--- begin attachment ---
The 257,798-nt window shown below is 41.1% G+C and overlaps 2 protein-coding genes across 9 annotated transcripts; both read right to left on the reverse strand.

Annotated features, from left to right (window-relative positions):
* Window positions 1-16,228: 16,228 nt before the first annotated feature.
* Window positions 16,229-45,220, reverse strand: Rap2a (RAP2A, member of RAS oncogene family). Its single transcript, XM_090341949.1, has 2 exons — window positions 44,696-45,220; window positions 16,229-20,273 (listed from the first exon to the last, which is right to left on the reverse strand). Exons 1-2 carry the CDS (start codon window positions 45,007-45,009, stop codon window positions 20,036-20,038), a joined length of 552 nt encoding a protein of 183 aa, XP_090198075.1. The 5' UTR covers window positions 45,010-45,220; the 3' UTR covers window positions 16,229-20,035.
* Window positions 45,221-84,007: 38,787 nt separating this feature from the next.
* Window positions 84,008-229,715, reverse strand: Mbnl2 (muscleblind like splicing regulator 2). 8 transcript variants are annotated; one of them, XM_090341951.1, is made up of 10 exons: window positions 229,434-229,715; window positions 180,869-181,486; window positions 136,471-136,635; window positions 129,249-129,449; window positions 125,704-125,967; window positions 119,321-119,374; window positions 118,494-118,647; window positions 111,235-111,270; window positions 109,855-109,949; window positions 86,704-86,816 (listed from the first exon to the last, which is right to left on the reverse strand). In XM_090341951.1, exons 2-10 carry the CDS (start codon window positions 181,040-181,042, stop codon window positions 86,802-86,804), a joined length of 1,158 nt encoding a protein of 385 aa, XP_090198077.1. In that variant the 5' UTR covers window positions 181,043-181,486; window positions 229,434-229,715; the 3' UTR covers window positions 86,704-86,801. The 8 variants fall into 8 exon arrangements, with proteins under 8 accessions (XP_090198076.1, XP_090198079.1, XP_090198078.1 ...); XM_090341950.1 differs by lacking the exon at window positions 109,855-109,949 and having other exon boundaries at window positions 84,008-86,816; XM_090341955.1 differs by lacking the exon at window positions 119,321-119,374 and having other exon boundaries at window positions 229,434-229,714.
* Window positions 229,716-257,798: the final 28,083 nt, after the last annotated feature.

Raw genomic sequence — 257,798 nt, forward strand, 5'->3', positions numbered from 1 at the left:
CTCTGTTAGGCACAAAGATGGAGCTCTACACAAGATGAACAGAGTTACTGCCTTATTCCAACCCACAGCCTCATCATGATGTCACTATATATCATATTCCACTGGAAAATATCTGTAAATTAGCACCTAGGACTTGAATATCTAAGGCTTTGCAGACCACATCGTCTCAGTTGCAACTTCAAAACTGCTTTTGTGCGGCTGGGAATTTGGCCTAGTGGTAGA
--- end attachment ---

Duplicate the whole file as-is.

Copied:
The 257,798-nt window shown below is 41.1% G+C and overlaps 2 protein-coding genes across 9 annotated transcripts; both read right to left on the reverse strand.

Annotated features, from left to right (window-relative positions):
* Window positions 1-16,228: 16,228 nt before the first annotated feature.
* Window positions 16,229-45,220, reverse strand: Rap2a (RAP2A, member of RAS oncogene family). Its single transcript, XM_090341949.1, has 2 exons — window positions 44,696-45,220; window positions 16,229-20,273 (listed from the first exon to the last, which is right to left on the reverse strand). Exons 1-2 carry the CDS (start codon window positions 45,007-45,009, stop codon window positions 20,036-20,038), a joined length of 552 nt encoding a protein of 183 aa, XP_090198075.1. The 5' UTR covers window positions 45,010-45,220; the 3' UTR covers window positions 16,229-20,035.
* Window positions 45,221-84,007: 38,787 nt separating this feature from the next.
* Window positions 84,008-229,715, reverse strand: Mbnl2 (muscleblind like splicing regulator 2). 8 transcript variants are annotated; one of them, XM_090341951.1, is made up of 10 exons: window positions 229,434-229,715; window positions 180,869-181,486; window positions 136,471-136,635; window positions 129,249-129,449; window positions 125,704-125,967; window positions 119,321-119,374; window positions 118,494-118,647; window positions 111,235-111,270; window positions 109,855-109,949; window positions 86,704-86,816 (listed from the first exon to the last, which is right to left on the reverse strand). In XM_090341951.1, exons 2-10 carry the CDS (start codon window positions 181,040-181,042, stop codon window positions 86,802-86,804), a joined length of 1,158 nt encoding a protein of 385 aa, XP_090198077.1. In that variant the 5' UTR covers window positions 181,043-181,486; window positions 229,434-229,715; the 3' UTR covers window positions 86,704-86,801. The 8 variants fall into 8 exon arrangements, with proteins under 8 accessions (XP_090198076.1, XP_090198079.1, XP_090198078.1 ...); XM_090341950.1 differs by lacking the exon at window positions 109,855-109,949 and having other exon boundaries at window positions 84,008-86,816; XM_090341955.1 differs by lacking the exon at window positions 119,321-119,374 and having other exon boundaries at window positions 229,434-229,714.
* Window positions 229,716-257,798: the final 28,083 nt, after the last annotated feature.

Raw genomic sequence — 257,798 nt, forward strand, 5'->3', positions numbered from 1 at the left:
CTCTGTTAGGCACAAAGATGGAGCTCTACACAAGATGAACAGAGTTACTGCCTTATTCCAACCCACAGCCTCATCATGATGTCACTATATATCATATTCCACTGGAAAATATCTGTAAATTAGCACCTAGGACTTGAATATCTAAGGCTTTGCAGACCACATCGTCTCAGTTGCAACTTCAAAACTGCTTTTGTGCGGCTGGGAATTTGGCCTAGTGGTAGA